The Springfield City Council authorized the renaming of a McKnight neighborhood street after former Ward 4 Councilor E. Henry Twiggs. It was poignant recognition of their late colleague, whose activism contributed to the revival of the ward representation. In a more ironic turn, the Council punted on a new labor contract for police supervisors.
The Springfield City Council met for a quickie meeting Monday night, largely to approve financial items. Nothing on the agenda yielded controversy. Even the authorization of a lease longer than three years—for a piece of fire equipment—prompted more whimsy than dry analysis.
The Springfield City Council returned from its preliminary hiatus last Monday to a smattering of financial whatnot typical after such absences. It was the first full meeting since Council members Justin Hurst, an at-large councilor, Jesse Lederman, the body’s president appeared on last week’s mayoral ballot, challenging incumbent Domenic Sarno.
This is a developing story. One of the few remaining Springfield financial officials who date to the Control Board era is leaving city service at the end of the week. Chief Administrative & Financial Officer Timothy “T.J.” Plante has worked for the city of Springfield
During an otherwise unremarkable meeting, the Springfield City Council paused final passage of a new historic district amid doubts and legal threats from the owner. At their April 10 meeting, councilors gave initial approval to historic protection for the former Isolation Hospital on State Street.
The Springfield City Council remains a sea of relative political calm even as the mayoral race begins to make waves. Fortuitously, Monday’s meeting included three challengers to Mayor Domenic Sarno—two incumbent councilors and a former councilor all of whom support a bill to make a local singer’s tune the state jazz song.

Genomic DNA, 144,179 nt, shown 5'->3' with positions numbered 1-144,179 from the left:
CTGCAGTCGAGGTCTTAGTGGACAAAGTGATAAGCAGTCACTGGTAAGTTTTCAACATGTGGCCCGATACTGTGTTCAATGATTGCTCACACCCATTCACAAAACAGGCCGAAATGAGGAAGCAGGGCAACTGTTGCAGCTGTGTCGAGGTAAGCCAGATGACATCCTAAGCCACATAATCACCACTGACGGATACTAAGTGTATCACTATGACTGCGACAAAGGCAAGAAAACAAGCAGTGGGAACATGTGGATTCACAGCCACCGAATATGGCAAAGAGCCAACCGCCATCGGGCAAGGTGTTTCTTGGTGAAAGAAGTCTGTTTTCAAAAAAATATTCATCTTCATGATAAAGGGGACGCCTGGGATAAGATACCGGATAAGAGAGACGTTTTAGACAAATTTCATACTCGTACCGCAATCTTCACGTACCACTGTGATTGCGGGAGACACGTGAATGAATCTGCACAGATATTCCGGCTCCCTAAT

Despite the big figures involved, the Springfield City Council scampered through its regular February meeting uneventfully. But with looming costs for current and future retirees, the meeting was a sobering reminder of Springfield’s future fiscal challenges.
SPRINGFIELD—Beyond selecting a new colleague, the City Council’s Monday night remained within the normal. Still, there were a few standout items. The Council approved the first components of the city’s new master plan for downtown, namely around MGM and the MassMutual Center. A discernable vision
SPRINGFIELD—The City Council virtually returned from August’s semi-recess Monday to find a massive pile of fresh items on the floor requiring attention. The vast majority were financial, but several were also complex. Others fell under the Community Preservation Act (CPA) demanding more scrutiny than the
SPRINGFIELD—A relatively straightforward Council agenda experienced some delays due technical difficulties rather than legislative loquaciousness. For example, the meeting paused briefly as one councilor’s connection to Zoom was severed. Then there were the pauses between recognition of councilors. Overall, though, the meeting proceeded with little